Ishmael, Isaac, and the Shared Inheritance

Listen here.

If you’ve ever heard the phrase ‘Biblical family values’ and thought this means one mum, one dad, a couple of kids, and everybody being nice to each other, then the story we just heard should rock you to the core. For here we have the father of our faith, Abraham, being bossed around by his feisty wife Sarah. She is insisting that he send his beloved older son into the wilderness. Years ago, she had arranged for Abraham to sleep with her personal slave, Hagar, and conceive this boy. Now, however, she has her own son, and so the other boy has become a threat. For God had promised Abraham a blessing: land, wealth, and descendants. From him would come a great nation—and Sarah didn’t want to share. Continue reading “Ishmael, Isaac, and the Shared Inheritance”

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Stepping through the ethical minefield with Jesus

Before we moved to Warrnambool, we lived in an area of Melbourne which was a hive of ethical activity. Our clothes were locally made or from the op shop. We rode our bikes to buy direct trade coffee, then ducked into organic wholefoods for some ethical groceries. What we couldn’t buy there, we’d get at the IGA, after checking each company against our sustainable supermarket guide. We grew our greens and herbs; experimented with Community Supported Agriculture, but got sick of all those potatoes; so opted into a local veggie box instead. Our honey came from local hives; our socks were made in Brunswick; we purchased gifts from local artisans; our furniture was second hand. Even our house renovation appeared in a green architecture magazine. There were times when we were so ethical, it makes me sick. Of course, we lived this way because we were trying to be followers of Jesus—and because we were surrounded by people also seeking to live more sustainably, the critical mass made it easy. But every now and then, or maybe quite a lot, I’d feel someone, probably me, rolling her eyes because a coffee wasn’t fair, or a chair was from IKEA, or the eggs were from battery hens—and I’d wonder if I’d missed the point. Continue reading “Stepping through the ethical minefield with Jesus”

Fishing for People: The medium is the message

No matter how scary I try to look, what with my short hair, frown lines, and black clothes, I’m the person in the street everyone seems to approach. Sometimes, I’m asked for directions; sometimes, they want money or cigarettes; sometimes, I’m told a story. And sometimes, I’m asked if I’m saved. I used to answer, “it’s complicated”, but that opened up a whole conversation I didn’t want to have. Then I began saying “yes”—but I discovered that meant further questions to find out if I’m saved in the right way. I won’t tell you what I say now; but, it seems that, whatever I say, it’s almost impossible to shake such a questioner off. So when I hear Jesus saying that he will make his disciples fish for people, I feel a bit queasy. Continue reading “Fishing for People: The medium is the message”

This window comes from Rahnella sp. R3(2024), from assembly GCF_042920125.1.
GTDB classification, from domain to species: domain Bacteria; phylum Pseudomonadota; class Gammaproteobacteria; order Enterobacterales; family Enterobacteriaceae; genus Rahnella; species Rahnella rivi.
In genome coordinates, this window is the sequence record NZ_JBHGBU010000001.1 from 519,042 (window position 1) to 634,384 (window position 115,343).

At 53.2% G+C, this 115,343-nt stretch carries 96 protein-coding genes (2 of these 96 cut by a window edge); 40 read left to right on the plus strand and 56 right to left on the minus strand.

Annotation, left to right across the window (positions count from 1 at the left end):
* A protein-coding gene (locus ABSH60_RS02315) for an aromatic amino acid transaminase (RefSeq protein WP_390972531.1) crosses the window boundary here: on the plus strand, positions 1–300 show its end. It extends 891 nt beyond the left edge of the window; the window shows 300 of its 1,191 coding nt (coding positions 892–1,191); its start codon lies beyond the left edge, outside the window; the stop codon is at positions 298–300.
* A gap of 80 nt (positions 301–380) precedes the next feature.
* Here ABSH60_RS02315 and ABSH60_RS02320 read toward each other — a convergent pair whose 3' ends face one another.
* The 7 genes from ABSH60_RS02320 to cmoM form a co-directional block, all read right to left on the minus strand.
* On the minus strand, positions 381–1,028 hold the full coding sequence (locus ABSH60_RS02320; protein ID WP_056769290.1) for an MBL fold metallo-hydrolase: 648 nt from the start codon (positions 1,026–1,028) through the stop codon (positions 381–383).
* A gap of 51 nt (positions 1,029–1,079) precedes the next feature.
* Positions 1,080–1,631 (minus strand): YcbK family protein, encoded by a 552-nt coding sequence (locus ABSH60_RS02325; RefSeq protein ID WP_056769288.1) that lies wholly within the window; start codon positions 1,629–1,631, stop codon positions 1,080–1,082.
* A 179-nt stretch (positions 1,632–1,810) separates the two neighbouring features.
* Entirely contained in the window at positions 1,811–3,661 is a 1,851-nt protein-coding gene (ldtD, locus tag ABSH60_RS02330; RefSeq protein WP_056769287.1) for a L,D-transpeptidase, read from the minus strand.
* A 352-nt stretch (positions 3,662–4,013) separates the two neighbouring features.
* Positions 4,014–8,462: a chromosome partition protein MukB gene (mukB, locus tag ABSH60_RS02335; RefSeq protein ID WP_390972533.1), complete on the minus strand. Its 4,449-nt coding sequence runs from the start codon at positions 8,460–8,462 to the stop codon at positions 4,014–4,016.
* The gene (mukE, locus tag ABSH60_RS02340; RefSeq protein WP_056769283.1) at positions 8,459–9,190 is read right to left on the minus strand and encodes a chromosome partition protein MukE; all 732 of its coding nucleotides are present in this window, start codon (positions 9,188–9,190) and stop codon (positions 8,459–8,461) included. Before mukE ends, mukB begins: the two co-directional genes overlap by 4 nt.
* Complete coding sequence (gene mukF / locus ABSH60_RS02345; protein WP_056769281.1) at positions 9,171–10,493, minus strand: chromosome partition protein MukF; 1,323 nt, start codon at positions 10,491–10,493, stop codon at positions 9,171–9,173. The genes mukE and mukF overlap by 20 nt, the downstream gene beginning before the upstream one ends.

Hate mail, or a love letter?

Lots of my friends don’t go to church. Some never had any experience of it; but many of

them have sat through countless services at school or with their families. Yet they have, at some stage, rejected it. There are lots of reasons for this, but one I often hear is ‘hell’. Perhaps my friends could not affirm or even understand justification by grace through faith; perhaps they found it a bit medieval and abstract to accept Jesus Christ as their personal Lord and Saviour; perhaps they were same-sex attracted or feminist or having sex without marriage—whatever the sticking point, many of my friends were given to understand that a fiery hell awaits them if they cannot conform to the teachings of some Christians on these and similar things. And having been taught this, the Bible reads to them like hate mail from God. Continue reading “Hate mail, or a love letter?”

Possessions, possession, and the kingdom of God

We just all heard a great story from Jesus, in which a rich man hoards a heap of stuff and congratulates himself on it. But did you hear what God said to the rich man? “You nincompoop! On this night all your things are possessing your soul! You don’t own them; they own you. And all this stuff you have piled up, whose is it, anyway?” Someone like me needs to hear these words again and again, because I love stuff. I love old plates and pretty bowls and my grandmother’s piano. I love vintage chairs and crochet rugs; and I like to own lots of them. And so tonight’s words made me wonder, am I an idiot, too? Continue reading “Possessions, possession, and the kingdom of God”

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